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Michael Gabbay

Senior Principal Physicist






Dr. Gabbay's current research involves the development of mathematical models and computational simulations of network dynamics, focusing on social and political systems. He has also conducted research in the areas of nonequilibrium pattern formation, coupled oscillator dynamics, sensor development, and data analysis algorithms. His work has appeared in physics, engineering, biology, and political science publications. Dr. Gabbay received a B.S in physics from Cornell University and a Ph.D. in physics from the University of Chicago with a specialization in nonlinear dynamics.


2000-present and while at APL-UW

Frame-induced group polarization in small discussion networks

Gabbay, M., Z. Kelly, J. Reedy, and J. Gastil, "Frame-induced group polarization in small discussion networks," Social Psychol. Q., 81, 248–271, doi:10.1177/0190272518778784, 2018.

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1 Sep 2018

We present a novel explanation for the group polarization effect whereby discussion among like-minded individuals induces shifts toward the extreme. Our theory distinguishes between a quantitative policy under debate and the discussion’s rhetorical frame, such as the likelihood of an outcome. If policy and frame position are mathematically related so that frame position increases more slowly as the policy becomes more extreme, majority formation at the extreme is favored, thereby shifting consensus formation toward the extreme. Additionally, use of a heuristic frame can shift the frame reference point away from the policy reference, yielding differential polarization on opposing policy sides. We present a mathematical model that predicts consensus policy given group member initial preferences and network structure. Our online group discussion experiment manipulated policy side, disagreement level, and network structure. The results, which challenge existing polarization theory, are in qualitative and quantitative accord with our theory and model.

Leadership network structure and influence dynamics

Gabbay, M., "Leadership network structure and influence dynamics," in Handbook of Research Methods in Complexity Science, E. Mitleton-Kelly, A. Paraskevas, and C. Day, eds., 459-478 (Cheltenham, UK: Edward Elgar Publishing, 2018).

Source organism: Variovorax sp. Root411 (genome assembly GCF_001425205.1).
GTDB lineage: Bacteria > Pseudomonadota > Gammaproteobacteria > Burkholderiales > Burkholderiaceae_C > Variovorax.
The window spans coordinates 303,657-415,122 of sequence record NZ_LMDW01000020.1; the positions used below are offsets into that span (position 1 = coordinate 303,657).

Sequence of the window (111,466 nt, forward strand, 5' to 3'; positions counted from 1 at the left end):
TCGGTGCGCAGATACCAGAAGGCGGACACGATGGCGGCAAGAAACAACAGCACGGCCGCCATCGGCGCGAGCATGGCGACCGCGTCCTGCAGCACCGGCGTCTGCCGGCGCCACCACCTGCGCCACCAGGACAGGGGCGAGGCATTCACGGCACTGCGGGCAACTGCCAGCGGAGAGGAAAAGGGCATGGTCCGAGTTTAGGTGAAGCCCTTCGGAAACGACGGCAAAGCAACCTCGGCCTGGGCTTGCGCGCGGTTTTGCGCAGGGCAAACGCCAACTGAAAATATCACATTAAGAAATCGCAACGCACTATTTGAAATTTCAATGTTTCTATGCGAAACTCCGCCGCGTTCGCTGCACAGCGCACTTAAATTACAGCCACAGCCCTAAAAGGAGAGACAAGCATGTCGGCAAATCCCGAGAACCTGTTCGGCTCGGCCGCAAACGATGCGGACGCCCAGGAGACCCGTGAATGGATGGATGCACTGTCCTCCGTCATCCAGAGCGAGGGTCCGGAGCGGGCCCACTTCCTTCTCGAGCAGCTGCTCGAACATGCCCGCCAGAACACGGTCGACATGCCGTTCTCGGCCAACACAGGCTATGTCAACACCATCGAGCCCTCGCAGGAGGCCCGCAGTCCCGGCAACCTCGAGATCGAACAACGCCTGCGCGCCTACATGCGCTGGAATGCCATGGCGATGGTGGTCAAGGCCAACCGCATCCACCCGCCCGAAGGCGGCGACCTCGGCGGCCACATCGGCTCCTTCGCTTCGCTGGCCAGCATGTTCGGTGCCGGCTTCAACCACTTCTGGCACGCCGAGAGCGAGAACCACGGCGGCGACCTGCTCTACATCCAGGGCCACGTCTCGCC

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26 Jan 2018

This chapter describes a quantitative methodology for the analysis and modelling of leadership networks which leverages research in complex systems, mainly nonlinear dynamical systems theory and network science. A prototype software package, PORTEND, is introduced implementing the methodology and using data from expert analysts to assess policy and factional outcomes with respect to the internal dynamics of a system of political actors. The methodology includes structural analysis methods, such as algorithms for analysing issue positions and community structure, and a simulation of nonlinear social influence dynamics. PORTEND's capabilities are illustrated for an application to Iran involving fifteen leadership elites and seven issues. The factional structure of the Iranian leadership group is analysed first based on their issue positions, then with respect to the network of inter-actor influence relationships, and finally by a synthesis of the issue and network data. An application of the nonlinear social influence simulation to the nuclear issue is presented and its implications are discussed with respect to Iranian decision-making concerning the 2013–2015 nuclear negotiations. Publication of record: https://www.elgaronline.com/view/9781785364419.00033.xml

Social network analysis in the study of terrorism and insurgency: From organization to politics

Zech, S.T., and M. Gabbay, "Social network analysis in the study of terrorism and insurgency: From organization to politics," Int. Stud. Rev., 18, 214-243, doi:10.1093/isr/viv011, 2016.

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1 Jun 2016

Research using social network analysis to study terrorism and insurgency has increased dramatically following the 9/11 attacks against the United States. This research emphasizes the importance of relational analysis and provides a variety of concepts, theories, and analytical tools to better understand questions related to militant group behavior and outcomes of terrorism and insurgent violence. This paper defines key network concepts, identifies important network metrics, and reviews theoretical and empirical research on network analysis and militant groups. We find that the main focus of existing research is on organizational analysis and its implications for militant group operational processes and performance. Few studies investigate how differences in network structure lead to divergent outcomes with respect to political processes such as militant group infighting, their strategic use of violence, or how politically salient variables affect the evolution of militant cooperative networks. Consequently, we propose a research agenda aimed at using network analysis to investigate the political interactions of militant groups within a single conflict and provide illustrations on how to pursue this agenda. We believe that such research will be of particular value in advancing the understanding of fragmented civil wars and insurgencies consisting of multiple, independent militant groups.

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Acoustics Air-Sea Interaction & Remote Sensing Center for Environmental & Information Systems Center for Industrial & Medical Ultrasound Electronic & Photonic Systems Ocean Engineering Ocean Physics Polar Science Center